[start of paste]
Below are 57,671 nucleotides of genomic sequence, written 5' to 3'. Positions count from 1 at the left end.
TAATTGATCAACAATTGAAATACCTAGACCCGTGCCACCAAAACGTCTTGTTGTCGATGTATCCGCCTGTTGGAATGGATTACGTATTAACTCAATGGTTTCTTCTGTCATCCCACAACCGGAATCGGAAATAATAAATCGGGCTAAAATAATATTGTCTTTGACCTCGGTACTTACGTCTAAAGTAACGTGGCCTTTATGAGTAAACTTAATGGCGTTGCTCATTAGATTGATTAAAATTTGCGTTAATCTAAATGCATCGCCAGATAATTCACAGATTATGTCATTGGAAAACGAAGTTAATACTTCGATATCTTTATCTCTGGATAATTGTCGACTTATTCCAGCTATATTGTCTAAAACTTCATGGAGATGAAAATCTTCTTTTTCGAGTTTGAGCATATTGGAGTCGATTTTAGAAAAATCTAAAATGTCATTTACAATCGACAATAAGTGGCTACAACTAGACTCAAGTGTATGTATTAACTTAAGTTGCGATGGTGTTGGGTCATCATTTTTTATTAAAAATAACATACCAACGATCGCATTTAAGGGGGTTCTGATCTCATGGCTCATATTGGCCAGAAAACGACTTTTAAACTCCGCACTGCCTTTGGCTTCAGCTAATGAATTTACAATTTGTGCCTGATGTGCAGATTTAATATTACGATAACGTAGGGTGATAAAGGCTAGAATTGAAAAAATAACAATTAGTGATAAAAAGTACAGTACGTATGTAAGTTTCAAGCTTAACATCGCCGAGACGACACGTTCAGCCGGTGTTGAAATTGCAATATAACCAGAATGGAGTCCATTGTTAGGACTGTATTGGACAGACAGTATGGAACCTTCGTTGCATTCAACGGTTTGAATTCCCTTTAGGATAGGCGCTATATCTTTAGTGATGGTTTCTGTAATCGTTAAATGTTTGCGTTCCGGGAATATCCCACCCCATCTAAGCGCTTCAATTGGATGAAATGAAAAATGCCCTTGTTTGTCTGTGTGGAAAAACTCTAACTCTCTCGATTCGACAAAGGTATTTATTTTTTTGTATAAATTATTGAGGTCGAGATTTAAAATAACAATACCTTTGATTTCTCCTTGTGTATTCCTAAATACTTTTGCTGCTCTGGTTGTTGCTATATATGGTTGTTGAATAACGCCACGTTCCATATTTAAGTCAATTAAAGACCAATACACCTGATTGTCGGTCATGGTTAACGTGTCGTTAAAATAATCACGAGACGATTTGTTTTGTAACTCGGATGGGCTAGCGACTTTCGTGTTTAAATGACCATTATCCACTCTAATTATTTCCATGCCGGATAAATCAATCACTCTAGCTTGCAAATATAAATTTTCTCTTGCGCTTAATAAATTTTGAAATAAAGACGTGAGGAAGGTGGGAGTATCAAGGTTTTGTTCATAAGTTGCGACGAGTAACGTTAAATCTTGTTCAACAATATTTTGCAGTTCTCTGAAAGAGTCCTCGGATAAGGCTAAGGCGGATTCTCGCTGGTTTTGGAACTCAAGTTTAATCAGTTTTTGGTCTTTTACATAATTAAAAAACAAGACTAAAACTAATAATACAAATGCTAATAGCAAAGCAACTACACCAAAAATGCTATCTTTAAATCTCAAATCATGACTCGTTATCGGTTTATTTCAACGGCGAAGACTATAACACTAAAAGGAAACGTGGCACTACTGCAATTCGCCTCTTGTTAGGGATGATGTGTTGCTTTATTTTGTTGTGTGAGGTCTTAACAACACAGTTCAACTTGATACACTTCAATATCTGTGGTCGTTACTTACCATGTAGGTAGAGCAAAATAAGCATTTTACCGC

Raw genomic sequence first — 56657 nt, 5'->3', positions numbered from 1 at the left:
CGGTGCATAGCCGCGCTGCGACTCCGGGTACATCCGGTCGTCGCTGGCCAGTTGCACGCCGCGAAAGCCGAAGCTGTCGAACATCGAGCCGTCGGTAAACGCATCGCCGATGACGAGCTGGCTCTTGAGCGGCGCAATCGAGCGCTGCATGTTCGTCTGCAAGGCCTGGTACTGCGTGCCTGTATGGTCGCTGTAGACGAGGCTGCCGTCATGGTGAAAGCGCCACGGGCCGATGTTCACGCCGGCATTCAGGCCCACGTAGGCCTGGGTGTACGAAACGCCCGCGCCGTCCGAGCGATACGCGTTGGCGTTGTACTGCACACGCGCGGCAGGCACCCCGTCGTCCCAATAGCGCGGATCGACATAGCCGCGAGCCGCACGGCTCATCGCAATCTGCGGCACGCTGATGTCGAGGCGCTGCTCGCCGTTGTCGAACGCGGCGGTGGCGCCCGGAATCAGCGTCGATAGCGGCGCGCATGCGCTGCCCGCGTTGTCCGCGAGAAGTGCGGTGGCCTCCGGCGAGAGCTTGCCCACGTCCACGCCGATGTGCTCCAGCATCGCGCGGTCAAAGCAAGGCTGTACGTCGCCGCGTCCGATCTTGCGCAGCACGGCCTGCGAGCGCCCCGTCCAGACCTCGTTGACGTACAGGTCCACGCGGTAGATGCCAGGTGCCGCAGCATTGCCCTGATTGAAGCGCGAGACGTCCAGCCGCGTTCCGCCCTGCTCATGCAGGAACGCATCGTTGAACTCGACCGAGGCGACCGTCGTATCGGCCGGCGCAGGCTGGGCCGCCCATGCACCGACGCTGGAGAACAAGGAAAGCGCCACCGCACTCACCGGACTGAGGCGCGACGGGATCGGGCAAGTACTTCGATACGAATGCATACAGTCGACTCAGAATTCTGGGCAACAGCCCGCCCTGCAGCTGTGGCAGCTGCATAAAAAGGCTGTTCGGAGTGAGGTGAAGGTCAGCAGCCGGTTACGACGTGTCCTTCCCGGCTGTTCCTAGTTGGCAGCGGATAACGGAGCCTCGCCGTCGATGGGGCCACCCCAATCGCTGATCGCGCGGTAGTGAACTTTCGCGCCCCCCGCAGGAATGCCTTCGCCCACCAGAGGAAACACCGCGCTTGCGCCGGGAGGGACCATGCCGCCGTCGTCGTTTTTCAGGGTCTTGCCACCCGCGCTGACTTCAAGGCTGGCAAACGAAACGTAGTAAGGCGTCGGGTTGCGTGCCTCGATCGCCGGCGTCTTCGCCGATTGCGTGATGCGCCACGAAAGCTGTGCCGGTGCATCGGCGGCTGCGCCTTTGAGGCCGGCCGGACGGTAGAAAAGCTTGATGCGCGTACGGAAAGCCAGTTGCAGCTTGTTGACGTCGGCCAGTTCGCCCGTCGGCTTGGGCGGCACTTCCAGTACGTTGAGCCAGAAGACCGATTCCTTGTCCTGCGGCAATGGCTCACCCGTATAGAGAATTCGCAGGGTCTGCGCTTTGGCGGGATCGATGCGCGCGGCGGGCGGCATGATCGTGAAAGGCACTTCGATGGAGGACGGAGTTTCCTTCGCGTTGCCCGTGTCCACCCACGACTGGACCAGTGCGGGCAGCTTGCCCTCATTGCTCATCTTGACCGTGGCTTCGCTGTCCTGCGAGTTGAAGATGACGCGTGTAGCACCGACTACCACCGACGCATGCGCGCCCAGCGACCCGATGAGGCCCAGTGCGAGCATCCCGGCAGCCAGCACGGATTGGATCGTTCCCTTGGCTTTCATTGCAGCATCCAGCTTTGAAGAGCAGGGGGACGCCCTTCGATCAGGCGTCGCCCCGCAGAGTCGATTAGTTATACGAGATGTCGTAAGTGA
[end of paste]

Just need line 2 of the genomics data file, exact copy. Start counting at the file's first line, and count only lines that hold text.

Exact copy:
TAATTGATCAACAATTGAAATACCTAGACCCGTGCCACCAAAACGTCTTGTTGTCGATGTATCCGCCTGTTGGAATGGATTACGTATTAACTCAATGGTTTCTTCTGTCATCCCACAACCGGAATCGGAAATAATAAATCGGGCTAAAATAATATTGTCTTTGACCTCGGTACTTACGTCTAAAGTAACGTGGCCTTTATGAGTAAACTTAATGGCGTTGCTCATTAGATTGATTAAAATTTGCGTTAATCTAAATGCATCGCCAGATAATTCACAGATTATGTCATTGGAAAACGAAGTTAATACTTCGATATCTTTATCTCTGGATAATTGTCGACTTATTCCAGCTATATTGTCTAAAACTTCATGGAGATGAAAATCTTCTTTTTCGAGTTTGAGCATATTGGAGTCGATTTTAGAAAAATCTAAAATGTCATTTACAATCGACAATAAGTGGCTACAACTAGACTCAAGTGTATGTATTAACTTAAGTTGCGATGGTGTTGGGTCATCATTTTTTATTAAAAATAACATACCAACGATCGCATTTAAGGGGGTTCTGATCTCATGGCTCATATTGGCCAGAAAACGACTTTTAAACTCCGCACTGCCTTTGGCTTCAGCTAATGAATTTACAATTTGTGCCTGATGTGCAGATTTAATATTACGATAACGTAGGGTGATAAAGGCTAGAATTGAAAAAATAACAATTAGTGATAAAAAGTACAGTACGTATGTAAGTTTCAAGCTTAACATCGCCGAGACGACACGTTCAGCCGGTGTTGAAATTGCAATATAACCAGAATGGAGTCCATTGTTAGGACTGTATTGGACAGACAGTATGGAACCTTCGTTGCATTCAACGGTTTGAATTCCCTTTAGGATAGGCGCTATATCTTTAGTGATGGTTTCTGTAATCGTTAAATGTTTGCGTTCCGGGAATATCCCACCCCATCTAAGCGCTTCAATTGGATGAAATGAAAAATGCCCTTGTTTGTCTGTGTGGAAAAACTCTAACTCTCTCGATTCGACAAAGGTATTTATTTTTTTGTATAAATTATTGAGGTCGAGATTTAAAATAACAATACCTTTGATTTCTCCTTGTGTATTCCTAAATACTTTTGCTGCTCTGGTTGTTGCTATATATGGTTGTTGAATAACGCCACGTTCCATATTTAAGTCAATTAAAGACCAATACACCTGATTGTCGGTCATGGTTAACGTGTCGTTAAAATAATCACGAGACGATTTGTTTTGTAACTCGGATGGGCTAGCGACTTTCGTGTTTAAATGACCATTATCCACTCTAATTATTTCCATGCCGGATAAATCAATCACTCTAGCTTGCAAATATAAATTTTCTCTTGCGCTTAATAAATTTTGAAATAAAGACGTGAGGAAGGTGGGAGTATCAAGGTTTTGTTCATAAGTTGCGACGAGTAACGTTAAATCTTGTTCAACAATATTTTGCAGTTCTCTGAAAGAGTCCTCGGATAAGGCTAAGGCGGATTCTCGCTGGTTTTGGAACTCAAGTTTAATCAGTTTTTGGTCTTTTACATAATTAAAAAACAAGACTAAAACTAATAATACAAATGCTAATAGCAAAGCAACTACACCAAAAATGCTATCTTTAAATCTCAAATCATGACTCGTTATCGGTTTATTTCAACGGCGAAGACTATAACACTAAAAGGAAACGTGGCACTACTGCAATTCGCCTCTTGTTAGGGATGATGTGTTGCTTTATTTTGTTGTGTGAGGTCTTAACAACACAGTTCAACTTGATACACTTCAATATCTGTGGTCGTTACTTACCATGTAGGTAGAGCAAAATAAGCATTTTACCGC